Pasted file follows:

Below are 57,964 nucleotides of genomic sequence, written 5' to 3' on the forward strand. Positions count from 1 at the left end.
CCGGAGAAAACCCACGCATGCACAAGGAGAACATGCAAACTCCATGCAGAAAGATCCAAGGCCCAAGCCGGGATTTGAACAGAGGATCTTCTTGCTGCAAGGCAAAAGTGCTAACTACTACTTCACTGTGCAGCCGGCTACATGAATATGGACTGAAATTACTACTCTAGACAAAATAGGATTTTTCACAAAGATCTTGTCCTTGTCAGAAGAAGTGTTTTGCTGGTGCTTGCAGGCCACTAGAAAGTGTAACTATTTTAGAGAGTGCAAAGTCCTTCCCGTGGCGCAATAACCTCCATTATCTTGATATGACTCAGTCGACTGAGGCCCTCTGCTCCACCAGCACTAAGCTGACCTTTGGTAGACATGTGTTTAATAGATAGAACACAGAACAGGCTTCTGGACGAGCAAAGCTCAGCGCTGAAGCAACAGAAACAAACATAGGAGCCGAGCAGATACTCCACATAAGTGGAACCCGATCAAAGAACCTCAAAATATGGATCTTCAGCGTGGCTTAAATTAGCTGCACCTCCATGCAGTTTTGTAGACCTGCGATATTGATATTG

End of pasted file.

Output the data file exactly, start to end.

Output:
Below are 57,964 nucleotides of genomic sequence, written 5' to 3' on the forward strand. Positions count from 1 at the left end.
CCGGAGAAAACCCACGCATGCACAAGGAGAACATGCAAACTCCATGCAGAAAGATCCAAGGCCCAAGCCGGGATTTGAACAGAGGATCTTCTTGCTGCAAGGCAAAAGTGCTAACTACTACTTCACTGTGCAGCCGGCTACATGAATATGGACTGAAATTACTACTCTAGACAAAATAGGATTTTTCACAAAGATCTTGTCCTTGTCAGAAGAAGTGTTTTGCTGGTGCTTGCAGGCCACTAGAAAGTGTAACTATTTTAGAGAGTGCAAAGTCCTTCCCGTGGCGCAATAACCTCCATTATCTTGATATGACTCAGTCGACTGAGGCCCTCTGCTCCACCAGCACTAAGCTGACCTTTGGTAGACATGTGTTTAATAGATAGAACACAGAACAGGCTTCTGGACGAGCAAAGCTCAGCGCTGAAGCAACAGAAACAAACATAGGAGCCGAGCAGATACTCCACATAAGTGGAACCCGATCAAAGAACCTCAAAATATGGATCTTCAGCGTGGCTTAAATTAGCTGCACCTCCATGCAGTTTTGTAGACCTGCGATATTGATATTG